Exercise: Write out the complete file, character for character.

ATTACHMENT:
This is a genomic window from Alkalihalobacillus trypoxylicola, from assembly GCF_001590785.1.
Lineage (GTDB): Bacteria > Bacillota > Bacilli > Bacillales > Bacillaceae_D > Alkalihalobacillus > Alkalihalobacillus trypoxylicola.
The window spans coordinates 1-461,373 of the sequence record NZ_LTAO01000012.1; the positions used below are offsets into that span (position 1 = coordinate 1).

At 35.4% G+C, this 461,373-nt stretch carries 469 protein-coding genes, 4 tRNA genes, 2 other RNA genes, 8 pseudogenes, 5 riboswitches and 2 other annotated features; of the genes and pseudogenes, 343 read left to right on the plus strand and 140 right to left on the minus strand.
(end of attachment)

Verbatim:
This is a genomic window from Alkalihalobacillus trypoxylicola, from assembly GCF_001590785.1.
Lineage (GTDB): Bacteria > Bacillota > Bacilli > Bacillales > Bacillaceae_D > Alkalihalobacillus > Alkalihalobacillus trypoxylicola.
The window spans coordinates 1-461,373 of the sequence record NZ_LTAO01000012.1; the positions used below are offsets into that span (position 1 = coordinate 1).

At 35.4% G+C, this 461,373-nt stretch carries 469 protein-coding genes, 4 tRNA genes, 2 other RNA genes, 8 pseudogenes, 5 riboswitches and 2 other annotated features; of the genes and pseudogenes, 343 read left to right on the plus strand and 140 right to left on the minus strand.